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Mr. Bean's Holiday (Widescreen Edition)
Mr Bean's Holiday
Widescreen Edition
Actors: Rowan Atkinson, Willem Dafoe, Steve Pemberton, Lily Atkinson, Preston Nyman
Director: Steve Bendelack
Genres: Indie & Art House, Comedy, Kids & Family
G     2007     1hr 30min

Rowan Atkinson (Bean, Love Actually, Johnny English) returns to his iconic role as the comical and endearing Mr. Bean in this outrageous comedy adventure! Mr. Bean (Atkinson) can't believe his luck when he wins a camcorde...  more »

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Movie Details

Actors: Rowan Atkinson, Willem Dafoe, Steve Pemberton, Lily Atkinson, Preston Nyman
Director: Steve Bendelack
Creators: Rowan Atkinson, Caroline Hewitt, Debra Hayward, Hamish McColl, Richard Curtis, Robin Driscoll, Simon McBurney
Genres: Indie & Art House, Comedy, Kids & Family
Sub-Genres: Indie & Art House, Comedy, Family Films
Studio: Universal Studios
Format: DVD - Color,Widescreen - Dubbed,Subtitled
DVD Release Date: 11/27/2007
Original Release Date: 08/24/2007
Theatrical Release Date: 08/24/2007
Release Year: 2007
Run Time: 1hr 30min
Screens: Color,Widescreen
Number of Discs: 1
SwapaDVD Credits: 1
Total Copies: 2
Members Wishing: 0
MPAA Rating: G (General Audience)
Languages: English, French, Russian, Spanish, French
Subtitles: English, French, Spanish
See Also:

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Movie Reviews

A British version of Pee Wee Herman's "Big Adventure"
SalemCat | Salem, Mass | 09/03/2007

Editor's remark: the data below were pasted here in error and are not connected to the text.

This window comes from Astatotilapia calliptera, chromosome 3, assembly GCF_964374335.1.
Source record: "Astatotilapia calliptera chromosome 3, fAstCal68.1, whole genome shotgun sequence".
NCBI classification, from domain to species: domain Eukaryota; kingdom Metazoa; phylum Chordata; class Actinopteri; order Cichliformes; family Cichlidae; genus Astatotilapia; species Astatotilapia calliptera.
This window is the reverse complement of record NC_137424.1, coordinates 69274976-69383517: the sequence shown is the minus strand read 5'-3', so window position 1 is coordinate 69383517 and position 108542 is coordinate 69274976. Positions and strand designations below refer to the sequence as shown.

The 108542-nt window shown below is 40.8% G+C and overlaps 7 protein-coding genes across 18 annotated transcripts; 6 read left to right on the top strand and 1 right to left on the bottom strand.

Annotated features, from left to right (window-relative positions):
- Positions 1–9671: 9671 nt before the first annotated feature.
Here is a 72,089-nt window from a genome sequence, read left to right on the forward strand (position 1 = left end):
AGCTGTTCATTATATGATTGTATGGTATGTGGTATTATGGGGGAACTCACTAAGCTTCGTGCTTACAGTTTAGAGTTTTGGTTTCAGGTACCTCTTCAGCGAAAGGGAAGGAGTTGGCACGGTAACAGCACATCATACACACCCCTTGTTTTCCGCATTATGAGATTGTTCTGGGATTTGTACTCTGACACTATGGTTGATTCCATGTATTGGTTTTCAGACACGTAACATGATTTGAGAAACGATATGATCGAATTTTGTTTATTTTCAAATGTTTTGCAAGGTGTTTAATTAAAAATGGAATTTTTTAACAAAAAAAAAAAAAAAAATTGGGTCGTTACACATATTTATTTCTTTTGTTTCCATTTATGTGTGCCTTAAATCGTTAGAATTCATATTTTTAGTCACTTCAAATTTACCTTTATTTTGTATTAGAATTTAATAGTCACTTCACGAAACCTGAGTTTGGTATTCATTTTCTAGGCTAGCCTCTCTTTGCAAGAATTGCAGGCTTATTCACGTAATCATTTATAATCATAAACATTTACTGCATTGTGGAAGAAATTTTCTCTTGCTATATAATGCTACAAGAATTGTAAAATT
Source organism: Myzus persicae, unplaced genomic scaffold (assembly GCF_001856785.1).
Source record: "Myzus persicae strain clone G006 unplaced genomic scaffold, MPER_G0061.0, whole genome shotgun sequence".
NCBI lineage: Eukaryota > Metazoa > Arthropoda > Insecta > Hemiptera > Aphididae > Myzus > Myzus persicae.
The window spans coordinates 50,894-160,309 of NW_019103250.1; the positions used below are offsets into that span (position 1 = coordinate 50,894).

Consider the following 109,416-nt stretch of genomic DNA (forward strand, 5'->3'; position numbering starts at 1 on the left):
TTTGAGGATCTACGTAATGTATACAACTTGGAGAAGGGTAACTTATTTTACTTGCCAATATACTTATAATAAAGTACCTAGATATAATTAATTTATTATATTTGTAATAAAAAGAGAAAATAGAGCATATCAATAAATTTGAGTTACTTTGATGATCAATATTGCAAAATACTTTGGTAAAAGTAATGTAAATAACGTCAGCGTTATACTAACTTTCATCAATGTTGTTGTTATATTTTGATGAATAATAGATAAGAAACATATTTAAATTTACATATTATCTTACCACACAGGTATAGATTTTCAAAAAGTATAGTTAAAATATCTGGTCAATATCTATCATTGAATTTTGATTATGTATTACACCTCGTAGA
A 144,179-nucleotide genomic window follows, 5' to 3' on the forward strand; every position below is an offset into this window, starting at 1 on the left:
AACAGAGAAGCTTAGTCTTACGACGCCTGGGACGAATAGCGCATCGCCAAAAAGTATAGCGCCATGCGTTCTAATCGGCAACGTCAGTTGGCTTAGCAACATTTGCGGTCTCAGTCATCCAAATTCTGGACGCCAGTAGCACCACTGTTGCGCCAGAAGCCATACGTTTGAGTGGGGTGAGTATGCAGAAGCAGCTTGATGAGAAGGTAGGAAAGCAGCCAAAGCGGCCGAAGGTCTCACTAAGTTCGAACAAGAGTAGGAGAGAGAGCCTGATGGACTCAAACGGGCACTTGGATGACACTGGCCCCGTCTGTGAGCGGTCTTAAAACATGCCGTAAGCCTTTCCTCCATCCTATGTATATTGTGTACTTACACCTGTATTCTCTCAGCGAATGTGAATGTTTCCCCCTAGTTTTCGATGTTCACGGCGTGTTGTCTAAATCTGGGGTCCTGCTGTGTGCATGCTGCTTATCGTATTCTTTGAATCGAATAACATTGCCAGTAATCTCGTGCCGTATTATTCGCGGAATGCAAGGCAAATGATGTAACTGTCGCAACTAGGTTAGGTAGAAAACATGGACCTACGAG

(5 out of 5 stars)

"Compared to recent American Comedies that consist of an endless series of explosions and fart jokes (when they're not burping), this British Film is a delight.

Although much of the film may be a bit slow for American tastes, the pace is well considered and the leisurely segments only make the manic episodes all the more enjoyable.

Like the Disney Hit "Meet the Robinsons", much of the movie doesn't seem to make sense, until the ending when everything comes together in a brilliant, laugh-out-loud conclusion.


They used to make them like this
pattic | NY United States | 11/21/2007
(5 out of 5 stars)

"The Dick Van Dyke Show. The Lucy Show. The Odd Couple.

What on earth do these wonderful old T.V. shows have to do with Mr. Bean's Holiday?

Well, not a whole lot thematically, but there is one very significant tie between them. The classic shows mentioned above were not children's programs. They were prime-time comedy series aimed at adults. They were clean as a whistle for the most part, as shows then tended to be, but the subjects of the shows revolved around divorce, marital troubles, problems at the office etc.

Unfortunately, modern entertainment equates "adult" with sex and violence. In other words, the word adult has been appropriated. Nothing could possibly be funny, clever, inventive or exciting if there isn't at least some sex or controversy right? It's a pretty sad state when "adult" has come to mean "15 year-old boy" :/

Now before you roll your eyes, I am as far from being a prude as you can get. I own and admire scores of R-rated films, and listen to music that would make most "hipsters" hair curl with shock and disgust. But there was a time when writers actually had to be clever to get a laugh, imagine that. Any idiot can walk into a theater full of adolescents, drop the F-bomb and get roars of laughter, and do, now that was easy. The industry has gone from using salatious material to be thought-provoking (Kubrick, Scorsese) to relying on it for an easy thrill.